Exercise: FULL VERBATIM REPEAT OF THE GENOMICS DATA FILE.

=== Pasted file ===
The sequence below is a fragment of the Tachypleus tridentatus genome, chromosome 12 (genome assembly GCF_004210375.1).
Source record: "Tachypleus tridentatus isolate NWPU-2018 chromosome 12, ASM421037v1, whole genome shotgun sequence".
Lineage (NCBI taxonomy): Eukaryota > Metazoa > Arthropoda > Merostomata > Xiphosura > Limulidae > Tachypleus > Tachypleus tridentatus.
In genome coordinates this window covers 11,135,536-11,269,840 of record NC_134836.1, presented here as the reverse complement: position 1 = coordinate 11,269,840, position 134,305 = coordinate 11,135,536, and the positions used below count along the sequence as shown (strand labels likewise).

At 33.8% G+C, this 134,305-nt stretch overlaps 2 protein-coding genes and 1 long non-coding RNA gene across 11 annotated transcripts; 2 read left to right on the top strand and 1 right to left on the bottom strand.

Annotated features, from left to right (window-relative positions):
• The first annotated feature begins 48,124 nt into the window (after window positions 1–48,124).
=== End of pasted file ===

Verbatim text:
The sequence below is a fragment of the Tachypleus tridentatus genome, chromosome 12 (genome assembly GCF_004210375.1).
Source record: "Tachypleus tridentatus isolate NWPU-2018 chromosome 12, ASM421037v1, whole genome shotgun sequence".
Lineage (NCBI taxonomy): Eukaryota > Metazoa > Arthropoda > Merostomata > Xiphosura > Limulidae > Tachypleus > Tachypleus tridentatus.
In genome coordinates this window covers 11,135,536-11,269,840 of record NC_134836.1, presented here as the reverse complement: position 1 = coordinate 11,269,840, position 134,305 = coordinate 11,135,536, and the positions used below count along the sequence as shown (strand labels likewise).

At 33.8% G+C, this 134,305-nt stretch overlaps 2 protein-coding genes and 1 long non-coding RNA gene across 11 annotated transcripts; 2 read left to right on the top strand and 1 right to left on the bottom strand.

Annotated features, from left to right (window-relative positions):
• The first annotated feature begins 48,124 nt into the window (after window positions 1–48,124).